On Thursday, September 21st, the streets of Ghana’s capital, Accra, witnessed a surge of discontentment as citizens rallied against the escalating cost of living and economic mismanagement by the government. The protests, organized under the banner of Democracy Hub, saw demonstrators clad in red and black attire, symbolizing their frustration with the current economic hardships. Despite the peaceful intent, the protests took a violent turn as police arrested 49 individuals, including journalists covering the event.
The protests were part of a larger movement dubbed #OccupyJulorbiHouse, which culminated on Saturday, September 23rd, despite poor weather conditions. The demonstrators, armed with placards reading “Ghana deserves better” and “We are tired of being voting machines,” sought to march to the Golden Jubilee House, the seat of government, but were barred by the police. The police’s use of force on Thursday leading to over 50 arrests and igniting further outrage among the citizens.
The roots of the protests trace back to the “Fix the Country” movement that emerged in 2021, voicing grievances over the spiraling cost of living and alleged economic mismanagement. The recent demonstrations were reignited by the government’s lack of response to the economic crisis, which has seen a significant rise in unemployment and underemployment, especially among the youth. The public debt, which stood at $49.7 billion at the end of April, and the country’s reliance on IMF bailouts have further fueled the discontent.
Political activist Bernard Mornah warned of potential violent change if peaceful protests continue to be met with force. The sentiment was echoed by other activists who criticized the suppression of democratic rights and accused the government of mismanaging public finances. The government, on the other hand, defended its economic record, attributing the crisis to the global pandemic and external factors like the Russia-Ukraine conflict.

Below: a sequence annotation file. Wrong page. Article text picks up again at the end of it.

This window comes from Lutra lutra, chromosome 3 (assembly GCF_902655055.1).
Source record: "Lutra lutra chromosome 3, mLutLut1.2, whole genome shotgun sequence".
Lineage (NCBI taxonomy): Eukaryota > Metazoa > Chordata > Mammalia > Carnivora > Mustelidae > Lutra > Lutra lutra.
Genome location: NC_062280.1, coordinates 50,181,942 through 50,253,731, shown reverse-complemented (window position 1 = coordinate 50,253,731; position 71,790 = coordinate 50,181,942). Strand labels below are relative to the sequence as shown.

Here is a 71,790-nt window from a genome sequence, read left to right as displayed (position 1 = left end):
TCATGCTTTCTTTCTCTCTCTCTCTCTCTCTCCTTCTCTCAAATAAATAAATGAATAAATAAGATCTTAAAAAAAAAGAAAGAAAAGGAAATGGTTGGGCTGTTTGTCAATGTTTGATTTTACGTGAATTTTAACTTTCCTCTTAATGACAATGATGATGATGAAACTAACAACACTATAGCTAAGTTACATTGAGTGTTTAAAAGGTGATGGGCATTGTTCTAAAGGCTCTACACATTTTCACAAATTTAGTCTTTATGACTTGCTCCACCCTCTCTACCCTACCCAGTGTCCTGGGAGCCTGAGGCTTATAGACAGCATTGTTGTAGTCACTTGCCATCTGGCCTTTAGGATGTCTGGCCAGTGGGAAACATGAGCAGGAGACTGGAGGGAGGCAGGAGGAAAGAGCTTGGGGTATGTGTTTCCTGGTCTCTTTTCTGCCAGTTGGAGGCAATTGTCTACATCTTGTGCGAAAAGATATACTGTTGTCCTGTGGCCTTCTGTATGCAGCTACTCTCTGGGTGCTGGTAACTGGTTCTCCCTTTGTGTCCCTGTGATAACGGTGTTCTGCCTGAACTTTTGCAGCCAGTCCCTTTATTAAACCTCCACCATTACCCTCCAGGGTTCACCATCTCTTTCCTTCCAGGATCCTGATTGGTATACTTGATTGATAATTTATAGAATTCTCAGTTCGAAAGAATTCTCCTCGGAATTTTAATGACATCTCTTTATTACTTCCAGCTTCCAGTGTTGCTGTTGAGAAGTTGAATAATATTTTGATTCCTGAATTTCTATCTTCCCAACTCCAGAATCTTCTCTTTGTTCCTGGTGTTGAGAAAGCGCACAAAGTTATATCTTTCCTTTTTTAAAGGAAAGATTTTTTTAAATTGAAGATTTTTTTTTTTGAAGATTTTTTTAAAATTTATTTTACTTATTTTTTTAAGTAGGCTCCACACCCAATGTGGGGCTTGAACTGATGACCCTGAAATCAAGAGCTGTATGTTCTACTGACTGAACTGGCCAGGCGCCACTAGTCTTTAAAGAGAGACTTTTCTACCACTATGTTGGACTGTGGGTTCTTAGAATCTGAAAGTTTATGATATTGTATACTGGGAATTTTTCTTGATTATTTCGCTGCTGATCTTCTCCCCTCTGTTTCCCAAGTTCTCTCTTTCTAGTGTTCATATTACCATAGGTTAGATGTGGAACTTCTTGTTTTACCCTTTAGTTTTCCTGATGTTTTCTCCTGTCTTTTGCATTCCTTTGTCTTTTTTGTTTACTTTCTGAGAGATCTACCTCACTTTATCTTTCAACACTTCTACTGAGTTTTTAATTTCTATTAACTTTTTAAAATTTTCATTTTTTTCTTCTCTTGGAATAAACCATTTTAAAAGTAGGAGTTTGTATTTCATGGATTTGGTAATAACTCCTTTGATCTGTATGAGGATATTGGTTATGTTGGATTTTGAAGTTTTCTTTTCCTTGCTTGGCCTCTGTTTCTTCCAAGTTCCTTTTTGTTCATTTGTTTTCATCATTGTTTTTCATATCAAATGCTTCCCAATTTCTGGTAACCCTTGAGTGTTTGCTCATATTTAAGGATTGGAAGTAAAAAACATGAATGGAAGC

The protests have brought to light the growing dissatisfaction among Ghanaians towards their leaders, with calls for political and economic reform growing louder. As Ghana, once hailed as a model economy in Africa, grapples with these challenges, the voices on the streets of Accra reflect a populace yearning for change and accountability.
The campaign against the economic crisis kicked off while President Nana Akufo-Addo was in New York for the United Nations General Assembly, further highlighting the disconnect between the government and the governed. The unfolding events in Ghana serve as a stark reminder of the economic vulnerabilities and the quest for better governance in many African nations.